If the effort to reauthorize the nation’s main K-12 education law were a patient, it would be in critical condition.
That was one of the more popular metaphors offered last week to convey the increasing likelihood that Congress will fail to reauthorize the Elementary and Secondary Education Act for the first time since the law’s inception 35 years ago. Many observers are beginning to believe that Congress may not even send a bill to the president’s desk this year, but that it will just fade away.
“If it’s not dead, it’s on life support and there’s no doctor around,” said a House Democratic aide, requesting anonymity.
“It’s going out with a whimper rather than a bang,” said Joel Packer, a senior lobbyist for the National Education Association.
A deadlock over the ESEA would not create a crisis for schools, as Congress would simply extend the current programs for another year under the terms of the most recent reauthorization in 1994.
But it would frustrate, at least for a while, the efforts of both parties to modify the law, which provides billions in school aid each year for a range of programs to help disadvantaged students, improve teacher quality, and support bilingual education and after-school initiatives, among other things.
Republicans, in particular, are hoping to make the law much more flexible, while Democrats want to support some key priorities, such as class-size reduction and school modernization. And both parties talk about demanding more accountability from states and districts.
There are several reasons for the pessimism on Capitol Hill: Time is getting tight in the congressional calendar; neither chamber has completed work on the legislation; and even if they do, the bills as drafted are destined for a veto by President Clinton. On top of that, the election campaign is heating up, making it doubly difficult for the two parties to work in a bipartisan fashion. Add in a pinch of gun control, which Democrats want to attach to the bill over strong GOP opposition, and it’s a recipe for an ESEA stalemate.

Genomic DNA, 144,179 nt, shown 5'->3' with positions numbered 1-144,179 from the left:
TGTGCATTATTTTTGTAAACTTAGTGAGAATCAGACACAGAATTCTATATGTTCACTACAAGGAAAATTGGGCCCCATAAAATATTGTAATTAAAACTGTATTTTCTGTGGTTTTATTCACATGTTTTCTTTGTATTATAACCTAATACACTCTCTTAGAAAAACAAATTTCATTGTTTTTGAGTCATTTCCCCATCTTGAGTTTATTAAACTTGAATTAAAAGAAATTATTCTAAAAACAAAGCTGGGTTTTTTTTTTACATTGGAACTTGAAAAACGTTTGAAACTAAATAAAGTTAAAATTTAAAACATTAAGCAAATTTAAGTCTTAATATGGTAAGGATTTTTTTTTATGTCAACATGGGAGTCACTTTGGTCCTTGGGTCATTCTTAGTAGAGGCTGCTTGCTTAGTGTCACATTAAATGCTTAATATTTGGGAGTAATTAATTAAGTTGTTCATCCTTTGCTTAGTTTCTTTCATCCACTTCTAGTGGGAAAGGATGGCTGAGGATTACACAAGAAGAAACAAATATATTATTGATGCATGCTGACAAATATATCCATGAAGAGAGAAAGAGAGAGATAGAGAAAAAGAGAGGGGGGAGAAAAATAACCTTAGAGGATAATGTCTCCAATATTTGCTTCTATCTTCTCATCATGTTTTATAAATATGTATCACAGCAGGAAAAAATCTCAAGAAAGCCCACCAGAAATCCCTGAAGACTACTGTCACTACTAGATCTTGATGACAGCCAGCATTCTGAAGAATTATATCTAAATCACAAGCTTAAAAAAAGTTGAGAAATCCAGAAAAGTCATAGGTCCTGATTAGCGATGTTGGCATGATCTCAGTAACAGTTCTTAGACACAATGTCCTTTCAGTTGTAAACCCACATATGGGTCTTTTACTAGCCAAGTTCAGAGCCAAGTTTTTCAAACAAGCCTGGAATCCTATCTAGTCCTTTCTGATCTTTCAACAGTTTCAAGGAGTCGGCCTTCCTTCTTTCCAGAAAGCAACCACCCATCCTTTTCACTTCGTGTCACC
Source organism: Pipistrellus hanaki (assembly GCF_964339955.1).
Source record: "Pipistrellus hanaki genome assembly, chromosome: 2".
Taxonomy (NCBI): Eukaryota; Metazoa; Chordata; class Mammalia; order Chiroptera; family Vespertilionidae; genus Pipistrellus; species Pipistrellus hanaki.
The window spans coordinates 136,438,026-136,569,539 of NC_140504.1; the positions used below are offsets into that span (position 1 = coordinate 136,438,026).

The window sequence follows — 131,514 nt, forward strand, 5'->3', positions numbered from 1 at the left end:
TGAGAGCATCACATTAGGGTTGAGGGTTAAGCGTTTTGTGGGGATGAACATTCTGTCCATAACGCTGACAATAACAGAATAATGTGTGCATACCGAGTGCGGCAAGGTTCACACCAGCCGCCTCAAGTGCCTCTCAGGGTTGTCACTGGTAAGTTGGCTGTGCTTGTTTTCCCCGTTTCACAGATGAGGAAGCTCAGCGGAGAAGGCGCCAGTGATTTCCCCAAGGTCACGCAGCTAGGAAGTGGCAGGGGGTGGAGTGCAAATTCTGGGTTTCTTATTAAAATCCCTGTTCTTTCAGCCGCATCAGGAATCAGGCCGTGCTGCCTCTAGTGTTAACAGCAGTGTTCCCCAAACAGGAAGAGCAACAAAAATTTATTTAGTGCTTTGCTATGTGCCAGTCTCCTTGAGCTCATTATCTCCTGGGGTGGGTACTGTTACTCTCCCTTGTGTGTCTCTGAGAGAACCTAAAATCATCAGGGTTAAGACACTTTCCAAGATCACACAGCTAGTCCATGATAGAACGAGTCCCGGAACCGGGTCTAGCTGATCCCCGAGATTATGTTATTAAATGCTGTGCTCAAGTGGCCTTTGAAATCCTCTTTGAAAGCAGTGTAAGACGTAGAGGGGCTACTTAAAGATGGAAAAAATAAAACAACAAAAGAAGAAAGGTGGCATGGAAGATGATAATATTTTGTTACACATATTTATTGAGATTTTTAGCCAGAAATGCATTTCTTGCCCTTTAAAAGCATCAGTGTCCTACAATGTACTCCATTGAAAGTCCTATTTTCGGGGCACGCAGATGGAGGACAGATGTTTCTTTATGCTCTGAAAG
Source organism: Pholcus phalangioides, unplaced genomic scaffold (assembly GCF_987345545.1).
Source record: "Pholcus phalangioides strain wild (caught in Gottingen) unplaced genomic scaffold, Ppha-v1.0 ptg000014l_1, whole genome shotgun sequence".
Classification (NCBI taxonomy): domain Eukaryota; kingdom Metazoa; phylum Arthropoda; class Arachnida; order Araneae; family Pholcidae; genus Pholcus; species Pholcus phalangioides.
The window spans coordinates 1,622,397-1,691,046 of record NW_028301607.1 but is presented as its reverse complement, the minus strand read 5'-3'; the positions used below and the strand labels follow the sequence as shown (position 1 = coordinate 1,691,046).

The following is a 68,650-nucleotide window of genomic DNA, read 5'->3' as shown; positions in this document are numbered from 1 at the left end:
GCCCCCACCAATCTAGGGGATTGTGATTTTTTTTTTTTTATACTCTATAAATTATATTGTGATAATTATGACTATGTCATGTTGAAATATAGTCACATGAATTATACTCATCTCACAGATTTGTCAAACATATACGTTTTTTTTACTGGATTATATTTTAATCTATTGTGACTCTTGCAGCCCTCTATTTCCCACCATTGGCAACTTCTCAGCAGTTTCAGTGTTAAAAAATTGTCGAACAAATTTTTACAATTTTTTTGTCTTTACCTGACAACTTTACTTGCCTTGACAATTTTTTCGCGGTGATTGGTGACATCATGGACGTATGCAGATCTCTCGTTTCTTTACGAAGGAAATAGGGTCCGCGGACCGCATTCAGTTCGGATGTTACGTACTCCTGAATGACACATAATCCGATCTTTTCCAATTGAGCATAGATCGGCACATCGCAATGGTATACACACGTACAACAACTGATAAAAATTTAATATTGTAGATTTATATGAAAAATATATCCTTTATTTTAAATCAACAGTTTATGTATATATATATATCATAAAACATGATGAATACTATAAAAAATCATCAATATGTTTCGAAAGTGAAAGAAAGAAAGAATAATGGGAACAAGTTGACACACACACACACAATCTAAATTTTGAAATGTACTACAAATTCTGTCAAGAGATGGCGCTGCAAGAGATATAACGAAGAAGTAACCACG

Clock Is Ticking
Not everyone is willing to sound the law’s death knell just yet.
“It’s going to be very difficult ... but we’re optimistic that something can be worked out,” said Vic Klatt, the education policy coordinator for Republicans on the House Education and the Workforce Committee. Mr. Klatt is leaving the committee to work at a Washington lobbying firm in June, though he stressed that his move should not be interpreted as a signal of the reauthorization’s prospects.
But if recent inaction by Congress is any indication, momentum has certainly dwindled.
The Senate spent six days in early May debating the ESEA, but the Republican bill has not seen the light of day since May 9, when Majority Leader Trent Lott, R-Miss., said he was temporarily pulling it from the floor so other legislation could be considered.
Since then, the dispute over whether to allow a gun debate has been a major obstacle to bringing the bill back to the floor.
In an interview last week, Sen. Judd Gregg, R-N.H., argued that Democrats’ insistence on offering amendments not directly germane to the ESEA has imperiled the bill. “Republicans are willing to go forward on a bill that is focused on education,” he said. “We’re not the ones that are stopping this.”